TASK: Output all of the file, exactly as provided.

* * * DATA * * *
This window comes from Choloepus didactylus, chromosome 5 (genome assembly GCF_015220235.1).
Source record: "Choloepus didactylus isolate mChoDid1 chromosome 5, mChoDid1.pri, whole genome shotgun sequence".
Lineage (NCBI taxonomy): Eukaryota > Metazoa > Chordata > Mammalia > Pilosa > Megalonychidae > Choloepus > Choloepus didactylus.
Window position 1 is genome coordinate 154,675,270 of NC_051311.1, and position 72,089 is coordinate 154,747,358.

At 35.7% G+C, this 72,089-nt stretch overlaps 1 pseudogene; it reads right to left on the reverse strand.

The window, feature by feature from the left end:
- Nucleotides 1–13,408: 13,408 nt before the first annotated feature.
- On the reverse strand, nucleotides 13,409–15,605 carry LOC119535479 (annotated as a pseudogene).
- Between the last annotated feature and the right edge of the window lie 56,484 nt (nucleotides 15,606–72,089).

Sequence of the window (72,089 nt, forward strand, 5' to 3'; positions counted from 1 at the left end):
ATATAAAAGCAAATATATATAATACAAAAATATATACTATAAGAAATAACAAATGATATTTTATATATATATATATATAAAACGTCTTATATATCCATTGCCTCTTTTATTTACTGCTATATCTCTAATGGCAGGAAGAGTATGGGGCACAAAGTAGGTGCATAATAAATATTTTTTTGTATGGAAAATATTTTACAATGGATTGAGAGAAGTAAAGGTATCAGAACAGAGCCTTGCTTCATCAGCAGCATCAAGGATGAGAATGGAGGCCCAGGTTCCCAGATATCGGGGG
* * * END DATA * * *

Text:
This window comes from Choloepus didactylus, chromosome 5 (genome assembly GCF_015220235.1).
Source record: "Choloepus didactylus isolate mChoDid1 chromosome 5, mChoDid1.pri, whole genome shotgun sequence".
Lineage (NCBI taxonomy): Eukaryota > Metazoa > Chordata > Mammalia > Pilosa > Megalonychidae > Choloepus > Choloepus didactylus.
Window position 1 is genome coordinate 154,675,270 of NC_051311.1, and position 72,089 is coordinate 154,747,358.

At 35.7% G+C, this 72,089-nt stretch overlaps 1 pseudogene; it reads right to left on the reverse strand.

The window, feature by feature from the left end:
- Nucleotides 1–13,408: 13,408 nt before the first annotated feature.
- On the reverse strand, nucleotides 13,409–15,605 carry LOC119535479 (annotated as a pseudogene).
- Between the last annotated feature and the right edge of the window lie 56,484 nt (nucleotides 15,606–72,089).

Sequence of the window (72,089 nt, forward strand, 5' to 3'; positions counted from 1 at the left end):
ATATAAAAGCAAATATATATAATACAAAAATATATACTATAAGAAATAACAAATGATATTTTATATATATATATATATAAAACGTCTTATATATCCATTGCCTCTTTTATTTACTGCTATATCTCTAATGGCAGGAAGAGTATGGGGCACAAAGTAGGTGCATAATAAATATTTTTTTGTATGGAAAATATTTTACAATGGATTGAGAGAAGTAAAGGTATCAGAACAGAGCCTTGCTTCATCAGCAGCATCAAGGATGAGAATGGAGGCCCAGGTTCCCAGATATCGGGGG